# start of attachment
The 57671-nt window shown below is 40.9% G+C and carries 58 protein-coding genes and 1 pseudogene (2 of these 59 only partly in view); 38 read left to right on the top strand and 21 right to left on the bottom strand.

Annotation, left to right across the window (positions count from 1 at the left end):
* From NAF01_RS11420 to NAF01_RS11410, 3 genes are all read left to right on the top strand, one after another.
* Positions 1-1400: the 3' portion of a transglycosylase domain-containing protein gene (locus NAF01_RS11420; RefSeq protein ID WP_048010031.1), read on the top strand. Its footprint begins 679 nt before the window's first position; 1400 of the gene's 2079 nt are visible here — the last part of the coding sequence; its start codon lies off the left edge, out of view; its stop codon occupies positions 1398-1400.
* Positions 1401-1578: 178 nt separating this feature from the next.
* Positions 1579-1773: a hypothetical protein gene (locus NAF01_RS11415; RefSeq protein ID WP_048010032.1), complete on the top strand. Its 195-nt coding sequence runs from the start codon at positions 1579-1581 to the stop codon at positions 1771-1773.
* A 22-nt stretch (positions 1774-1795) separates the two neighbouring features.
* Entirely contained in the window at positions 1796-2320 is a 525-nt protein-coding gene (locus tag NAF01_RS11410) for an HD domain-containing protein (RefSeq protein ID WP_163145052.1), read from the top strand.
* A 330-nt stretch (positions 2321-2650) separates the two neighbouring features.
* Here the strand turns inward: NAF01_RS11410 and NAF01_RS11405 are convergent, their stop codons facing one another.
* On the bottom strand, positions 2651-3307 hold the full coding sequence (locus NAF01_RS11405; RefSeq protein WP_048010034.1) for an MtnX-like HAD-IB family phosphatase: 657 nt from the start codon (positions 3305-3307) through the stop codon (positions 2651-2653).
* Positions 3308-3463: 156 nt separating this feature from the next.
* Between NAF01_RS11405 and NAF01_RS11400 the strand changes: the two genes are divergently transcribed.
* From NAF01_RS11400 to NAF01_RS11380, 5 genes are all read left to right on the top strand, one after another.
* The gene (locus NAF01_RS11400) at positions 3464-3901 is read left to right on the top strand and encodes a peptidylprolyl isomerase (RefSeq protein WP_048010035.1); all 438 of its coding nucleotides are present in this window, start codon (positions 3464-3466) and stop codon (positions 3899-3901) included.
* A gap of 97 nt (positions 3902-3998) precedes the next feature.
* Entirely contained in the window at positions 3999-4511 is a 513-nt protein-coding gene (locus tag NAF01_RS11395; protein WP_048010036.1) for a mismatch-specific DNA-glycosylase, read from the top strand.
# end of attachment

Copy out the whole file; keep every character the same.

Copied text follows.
The 57671-nt window shown below is 40.9% G+C and carries 58 protein-coding genes and 1 pseudogene (2 of these 59 only partly in view); 38 read left to right on the top strand and 21 right to left on the bottom strand.

Annotation, left to right across the window (positions count from 1 at the left end):
* From NAF01_RS11420 to NAF01_RS11410, 3 genes are all read left to right on the top strand, one after another.
* Positions 1-1400: the 3' portion of a transglycosylase domain-containing protein gene (locus NAF01_RS11420; RefSeq protein ID WP_048010031.1), read on the top strand. Its footprint begins 679 nt before the window's first position; 1400 of the gene's 2079 nt are visible here — the last part of the coding sequence; its start codon lies off the left edge, out of view; its stop codon occupies positions 1398-1400.
* Positions 1401-1578: 178 nt separating this feature from the next.
* Positions 1579-1773: a hypothetical protein gene (locus NAF01_RS11415; RefSeq protein ID WP_048010032.1), complete on the top strand. Its 195-nt coding sequence runs from the start codon at positions 1579-1581 to the stop codon at positions 1771-1773.
* A 22-nt stretch (positions 1774-1795) separates the two neighbouring features.
* Entirely contained in the window at positions 1796-2320 is a 525-nt protein-coding gene (locus tag NAF01_RS11410) for an HD domain-containing protein (RefSeq protein ID WP_163145052.1), read from the top strand.
* A 330-nt stretch (positions 2321-2650) separates the two neighbouring features.
* Here the strand turns inward: NAF01_RS11410 and NAF01_RS11405 are convergent, their stop codons facing one another.
* On the bottom strand, positions 2651-3307 hold the full coding sequence (locus NAF01_RS11405; RefSeq protein WP_048010034.1) for an MtnX-like HAD-IB family phosphatase: 657 nt from the start codon (positions 3305-3307) through the stop codon (positions 2651-2653).
* Positions 3308-3463: 156 nt separating this feature from the next.
* Between NAF01_RS11405 and NAF01_RS11400 the strand changes: the two genes are divergently transcribed.
* From NAF01_RS11400 to NAF01_RS11380, 5 genes are all read left to right on the top strand, one after another.
* The gene (locus NAF01_RS11400) at positions 3464-3901 is read left to right on the top strand and encodes a peptidylprolyl isomerase (RefSeq protein WP_048010035.1); all 438 of its coding nucleotides are present in this window, start codon (positions 3464-3466) and stop codon (positions 3899-3901) included.
* A gap of 97 nt (positions 3902-3998) precedes the next feature.
* Entirely contained in the window at positions 3999-4511 is a 513-nt protein-coding gene (locus tag NAF01_RS11395; protein WP_048010036.1) for a mismatch-specific DNA-glycosylase, read from the top strand.